COSEWIC Assessment and Update Status Report on the Bering Cisco in Canada
- Assessment Summary
- Executive Summary
- COSEWIC History, Mandate, Membership and Definitions
- Lists of Figures and Tables
- Species Information
- Population Sizes and Trends
- Limiting Factors and Threats
- Special Significance of the Species
- Existing Protection or Other Status
- Technical Summary
- Acknowledgements and Information Sources
- Biographical Summary of Report Writer and Authorities Contacted and Personal Communications
Population Sizes and Trends
Alaskan fisheries biologists, who work on lower portions of the Yukon River, believe that Bering cisco spawners far outnumber any other salmonid species during the late summer and fall. Their scarcity in Canadian waters of the Yukon River is probably because the majority of spawning activity is farther downstream in Alaska. The fact that they continue to be occasionally captured in the Canadian portion of the Yukon River suggests some stability in their pattern of movement.
The number of fish entering Canadian waters is unknown. However, Aboriginal Traditional Knowledge (ATK) indicates that the species is known to elders in Dawson City and has a historical presence (Nagano, pers comm., 2004). Numbers counted at the fishwheels since the 1980s have been low (< 100/yr). However, counting is not consistent, and technicians are not trained to recognize the species, which may be easily confused with other sympatric coregonids.
There has been very little research, assessment or management effort specific to Bering cisco throughout its range. Information that is available is more of a presence or absence nature and ancillary to the study of other salmonid species. Alaskan cisco harvest statistics are inconsistent between regions. Specific catch trends are difficult to establish as catches of Bering cisco are combined with other coregonines (Buklis 2002).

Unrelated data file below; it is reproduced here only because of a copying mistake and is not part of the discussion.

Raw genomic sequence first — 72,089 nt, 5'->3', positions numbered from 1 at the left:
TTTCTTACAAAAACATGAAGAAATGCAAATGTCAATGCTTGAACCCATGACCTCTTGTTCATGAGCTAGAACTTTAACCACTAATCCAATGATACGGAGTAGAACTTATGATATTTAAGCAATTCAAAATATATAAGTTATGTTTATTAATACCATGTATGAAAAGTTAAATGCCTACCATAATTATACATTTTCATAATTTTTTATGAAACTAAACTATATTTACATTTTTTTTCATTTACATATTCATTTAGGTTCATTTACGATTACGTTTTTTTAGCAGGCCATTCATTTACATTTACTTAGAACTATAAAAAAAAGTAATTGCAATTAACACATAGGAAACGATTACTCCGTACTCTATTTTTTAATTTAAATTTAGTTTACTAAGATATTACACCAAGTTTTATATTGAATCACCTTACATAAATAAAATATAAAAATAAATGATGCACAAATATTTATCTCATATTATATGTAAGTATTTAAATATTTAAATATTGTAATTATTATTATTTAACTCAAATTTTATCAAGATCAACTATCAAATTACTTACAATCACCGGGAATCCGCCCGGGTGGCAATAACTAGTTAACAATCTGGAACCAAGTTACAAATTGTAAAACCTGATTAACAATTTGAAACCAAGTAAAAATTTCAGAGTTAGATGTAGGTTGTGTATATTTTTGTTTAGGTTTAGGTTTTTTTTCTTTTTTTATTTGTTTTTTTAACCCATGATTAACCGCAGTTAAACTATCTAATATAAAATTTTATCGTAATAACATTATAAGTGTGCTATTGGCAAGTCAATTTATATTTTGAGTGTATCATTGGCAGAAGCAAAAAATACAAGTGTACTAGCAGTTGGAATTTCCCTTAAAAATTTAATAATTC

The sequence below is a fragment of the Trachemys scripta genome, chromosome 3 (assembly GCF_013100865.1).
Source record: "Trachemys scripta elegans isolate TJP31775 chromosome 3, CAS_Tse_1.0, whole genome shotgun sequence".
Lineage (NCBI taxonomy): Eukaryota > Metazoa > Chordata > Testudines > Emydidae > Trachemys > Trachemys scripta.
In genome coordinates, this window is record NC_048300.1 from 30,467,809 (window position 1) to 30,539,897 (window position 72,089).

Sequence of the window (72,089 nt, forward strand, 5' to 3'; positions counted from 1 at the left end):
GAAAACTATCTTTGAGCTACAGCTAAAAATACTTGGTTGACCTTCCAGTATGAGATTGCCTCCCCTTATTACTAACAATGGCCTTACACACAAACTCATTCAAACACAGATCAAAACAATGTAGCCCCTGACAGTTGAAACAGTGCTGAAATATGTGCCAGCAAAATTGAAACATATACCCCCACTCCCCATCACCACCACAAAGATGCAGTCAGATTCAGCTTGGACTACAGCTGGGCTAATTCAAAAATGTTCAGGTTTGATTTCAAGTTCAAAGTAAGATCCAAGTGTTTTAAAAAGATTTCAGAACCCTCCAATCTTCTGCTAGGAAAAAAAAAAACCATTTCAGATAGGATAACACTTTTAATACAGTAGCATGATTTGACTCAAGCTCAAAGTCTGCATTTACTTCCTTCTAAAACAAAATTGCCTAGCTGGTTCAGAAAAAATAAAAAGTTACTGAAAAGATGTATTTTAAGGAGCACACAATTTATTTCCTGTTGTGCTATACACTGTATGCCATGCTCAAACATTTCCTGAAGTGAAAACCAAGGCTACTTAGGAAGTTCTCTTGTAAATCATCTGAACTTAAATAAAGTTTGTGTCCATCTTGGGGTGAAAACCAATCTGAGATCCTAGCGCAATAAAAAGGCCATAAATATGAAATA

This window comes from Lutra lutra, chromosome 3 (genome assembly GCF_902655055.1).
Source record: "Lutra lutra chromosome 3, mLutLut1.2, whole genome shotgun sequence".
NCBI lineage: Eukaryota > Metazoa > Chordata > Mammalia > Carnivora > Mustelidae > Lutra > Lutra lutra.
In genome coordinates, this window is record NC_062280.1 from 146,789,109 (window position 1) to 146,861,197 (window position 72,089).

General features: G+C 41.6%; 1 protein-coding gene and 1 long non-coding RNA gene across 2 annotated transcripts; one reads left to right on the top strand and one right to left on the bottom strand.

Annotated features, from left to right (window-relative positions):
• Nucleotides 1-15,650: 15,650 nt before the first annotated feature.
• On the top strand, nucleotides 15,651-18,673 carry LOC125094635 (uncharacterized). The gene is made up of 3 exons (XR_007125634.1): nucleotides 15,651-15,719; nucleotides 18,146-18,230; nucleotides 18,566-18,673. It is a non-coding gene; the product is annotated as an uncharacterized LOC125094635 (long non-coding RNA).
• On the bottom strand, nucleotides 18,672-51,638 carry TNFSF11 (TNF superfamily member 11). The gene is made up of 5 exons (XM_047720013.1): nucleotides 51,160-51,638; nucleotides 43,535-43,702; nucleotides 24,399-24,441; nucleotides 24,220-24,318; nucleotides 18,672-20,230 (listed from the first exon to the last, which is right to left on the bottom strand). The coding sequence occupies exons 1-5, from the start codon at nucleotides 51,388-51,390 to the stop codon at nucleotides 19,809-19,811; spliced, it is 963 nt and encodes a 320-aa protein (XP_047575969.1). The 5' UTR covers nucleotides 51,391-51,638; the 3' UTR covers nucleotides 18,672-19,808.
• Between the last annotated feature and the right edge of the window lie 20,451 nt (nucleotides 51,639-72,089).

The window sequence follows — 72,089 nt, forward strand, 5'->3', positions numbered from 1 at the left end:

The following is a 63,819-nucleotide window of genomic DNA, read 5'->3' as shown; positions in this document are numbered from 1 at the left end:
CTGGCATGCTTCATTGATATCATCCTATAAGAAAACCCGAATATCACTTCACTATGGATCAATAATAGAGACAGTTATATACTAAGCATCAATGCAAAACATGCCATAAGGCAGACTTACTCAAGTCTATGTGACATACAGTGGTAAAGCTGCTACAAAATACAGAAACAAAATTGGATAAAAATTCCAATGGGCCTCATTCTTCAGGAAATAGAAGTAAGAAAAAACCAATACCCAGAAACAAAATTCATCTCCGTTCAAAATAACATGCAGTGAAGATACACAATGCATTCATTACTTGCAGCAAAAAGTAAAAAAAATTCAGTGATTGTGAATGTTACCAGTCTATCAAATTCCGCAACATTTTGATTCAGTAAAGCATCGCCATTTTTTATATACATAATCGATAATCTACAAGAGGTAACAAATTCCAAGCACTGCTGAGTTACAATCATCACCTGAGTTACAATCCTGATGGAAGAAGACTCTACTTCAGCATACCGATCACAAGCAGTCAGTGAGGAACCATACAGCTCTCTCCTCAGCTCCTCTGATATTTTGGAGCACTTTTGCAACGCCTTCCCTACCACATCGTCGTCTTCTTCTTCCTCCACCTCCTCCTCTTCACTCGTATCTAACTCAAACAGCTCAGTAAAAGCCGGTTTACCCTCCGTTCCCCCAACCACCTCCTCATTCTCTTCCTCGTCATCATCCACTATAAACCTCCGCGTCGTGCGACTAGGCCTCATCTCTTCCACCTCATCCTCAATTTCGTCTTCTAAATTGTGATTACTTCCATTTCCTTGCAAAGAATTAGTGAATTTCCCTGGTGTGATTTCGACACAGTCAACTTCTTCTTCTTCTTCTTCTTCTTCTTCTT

In the Yukon Territory, a hundred or less continue to be encountered each year in fishwheels near Dawson City, although not all fish passing the wheels are sampled. Until recently, record keeping has only been concerned with salmon migrations; for the most part catches of other species were not recorded. Since 1999 some effort has been made to capture information on species other than salmon, but until now this has been sporadic and often the technicians cannot differentiate Bering cisco from other sympatric whitefishes, although it is assumed that some spawn in Canadian waters (Milligan, pers. comm., 2003). Recent captures of unidentified adult ciscos in fishwheels upstream of Dawson are presented in Table1; however, one must bear in mind that this is not a record of all ciscos that may have passed through the wheels in those years, only those that were recorded. Based on the time of spawning, it would appear that least cisco would be more likely captured in the summer months of June, July and August and Bering cisco during September and October.
Source: Pat Milligan, DFO Whitehorse.
Since 2002 the Yukon Salmon Commission has been using rotary screw traps (Figure 5) to capture juvenile fish in the Yukon River in the vicinity of Dawson, and the author has assisted in the development of criteria for the identification of juveniles. Using these criteria 379 juveniles were identified in 2004 (Table 2), which suggests that the species is reproducing in Canadian waters. The reader is cautioned to note that these are preliminary findings that have yet to be confirmed by genetic analysis, which is in progress.
Courtesy Jim Duncan, Yukon Salmon Commission.
|Arctic Grayling||585||646||478||1 709|
|Chinook||1 583||1 169||5 713||8 465|
|Lake Whitefish||1 406||763||958||3 127|
|Least Cisco||499||164||359||1 022|
|Longnose Sucker||499||364||301||1 164|
|Round Whitefish||1 751||738||410||2 899|
|unidentified cor. species||2 107||648||365||3 120|
|Grand Total||9 191||5 092||9 881||24 164|
Data courtesy Jim Duncan, Yukon Salmon Commission.
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